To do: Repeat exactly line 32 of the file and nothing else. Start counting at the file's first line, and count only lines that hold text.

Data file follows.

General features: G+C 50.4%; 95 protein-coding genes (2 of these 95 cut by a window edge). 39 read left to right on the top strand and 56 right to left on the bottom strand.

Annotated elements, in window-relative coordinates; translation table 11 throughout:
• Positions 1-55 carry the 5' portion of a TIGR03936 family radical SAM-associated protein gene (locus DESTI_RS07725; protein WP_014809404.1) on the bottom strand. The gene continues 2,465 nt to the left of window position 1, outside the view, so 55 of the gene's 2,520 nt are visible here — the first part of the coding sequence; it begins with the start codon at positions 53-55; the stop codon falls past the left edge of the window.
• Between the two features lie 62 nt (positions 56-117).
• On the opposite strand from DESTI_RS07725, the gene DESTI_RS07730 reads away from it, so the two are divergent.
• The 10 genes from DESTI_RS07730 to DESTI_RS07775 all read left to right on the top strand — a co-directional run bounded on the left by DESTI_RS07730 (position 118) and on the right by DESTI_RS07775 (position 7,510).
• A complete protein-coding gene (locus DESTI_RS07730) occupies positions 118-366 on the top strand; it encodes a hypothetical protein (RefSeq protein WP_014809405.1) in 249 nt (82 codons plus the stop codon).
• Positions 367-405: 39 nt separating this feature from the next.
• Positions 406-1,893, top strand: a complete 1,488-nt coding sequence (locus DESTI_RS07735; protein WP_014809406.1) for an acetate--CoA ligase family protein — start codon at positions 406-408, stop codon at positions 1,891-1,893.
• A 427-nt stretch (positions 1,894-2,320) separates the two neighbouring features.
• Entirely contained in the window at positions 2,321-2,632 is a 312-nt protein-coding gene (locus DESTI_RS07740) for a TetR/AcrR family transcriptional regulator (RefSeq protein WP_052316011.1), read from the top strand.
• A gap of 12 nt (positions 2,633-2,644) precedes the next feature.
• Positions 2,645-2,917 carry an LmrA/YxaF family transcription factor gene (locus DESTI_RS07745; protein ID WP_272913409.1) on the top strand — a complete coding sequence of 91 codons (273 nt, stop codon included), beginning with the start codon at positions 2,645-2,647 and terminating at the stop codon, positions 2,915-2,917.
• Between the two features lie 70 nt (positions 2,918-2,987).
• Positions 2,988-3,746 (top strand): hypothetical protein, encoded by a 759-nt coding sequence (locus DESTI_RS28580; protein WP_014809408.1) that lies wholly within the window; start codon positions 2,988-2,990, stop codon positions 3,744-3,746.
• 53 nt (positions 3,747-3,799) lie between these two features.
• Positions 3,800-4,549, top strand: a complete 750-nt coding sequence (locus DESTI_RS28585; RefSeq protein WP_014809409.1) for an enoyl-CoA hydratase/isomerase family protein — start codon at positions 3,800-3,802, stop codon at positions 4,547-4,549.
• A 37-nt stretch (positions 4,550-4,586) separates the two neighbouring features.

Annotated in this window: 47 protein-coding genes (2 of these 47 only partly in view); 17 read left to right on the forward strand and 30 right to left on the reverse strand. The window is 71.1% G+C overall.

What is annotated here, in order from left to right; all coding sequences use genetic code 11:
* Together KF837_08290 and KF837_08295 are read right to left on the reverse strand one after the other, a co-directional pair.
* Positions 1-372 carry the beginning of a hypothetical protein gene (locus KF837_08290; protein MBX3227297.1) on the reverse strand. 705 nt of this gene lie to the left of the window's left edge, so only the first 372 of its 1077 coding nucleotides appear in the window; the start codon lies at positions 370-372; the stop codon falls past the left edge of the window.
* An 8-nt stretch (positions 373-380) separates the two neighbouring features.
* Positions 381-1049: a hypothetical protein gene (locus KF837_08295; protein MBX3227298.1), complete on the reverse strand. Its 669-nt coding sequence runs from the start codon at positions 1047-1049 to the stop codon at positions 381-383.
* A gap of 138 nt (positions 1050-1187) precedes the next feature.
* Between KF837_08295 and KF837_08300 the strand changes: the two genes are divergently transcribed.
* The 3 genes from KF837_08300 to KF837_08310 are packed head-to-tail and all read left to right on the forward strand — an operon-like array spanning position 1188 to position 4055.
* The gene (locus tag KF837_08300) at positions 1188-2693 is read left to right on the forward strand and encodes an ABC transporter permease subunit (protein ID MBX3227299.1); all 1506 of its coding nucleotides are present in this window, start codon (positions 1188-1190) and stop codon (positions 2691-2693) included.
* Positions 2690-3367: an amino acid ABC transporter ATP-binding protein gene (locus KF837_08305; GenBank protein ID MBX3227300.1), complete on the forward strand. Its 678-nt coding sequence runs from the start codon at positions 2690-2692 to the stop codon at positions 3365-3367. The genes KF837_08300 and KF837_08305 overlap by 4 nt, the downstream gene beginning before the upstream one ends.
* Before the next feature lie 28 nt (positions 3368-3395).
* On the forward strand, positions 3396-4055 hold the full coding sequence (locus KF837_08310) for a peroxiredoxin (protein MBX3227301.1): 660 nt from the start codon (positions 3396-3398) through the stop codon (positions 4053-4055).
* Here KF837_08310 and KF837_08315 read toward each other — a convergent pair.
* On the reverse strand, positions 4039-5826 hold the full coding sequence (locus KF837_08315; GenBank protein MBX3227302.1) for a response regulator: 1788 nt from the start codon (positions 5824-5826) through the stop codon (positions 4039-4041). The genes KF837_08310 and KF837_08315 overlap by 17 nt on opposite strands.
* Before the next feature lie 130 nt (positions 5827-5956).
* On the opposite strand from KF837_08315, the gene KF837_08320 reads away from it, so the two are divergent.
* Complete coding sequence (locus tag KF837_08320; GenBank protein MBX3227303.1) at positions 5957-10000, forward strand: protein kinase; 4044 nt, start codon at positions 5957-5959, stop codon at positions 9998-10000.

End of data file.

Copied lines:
* Here KF837_08310 and KF837_08315 read toward each other — a convergent pair.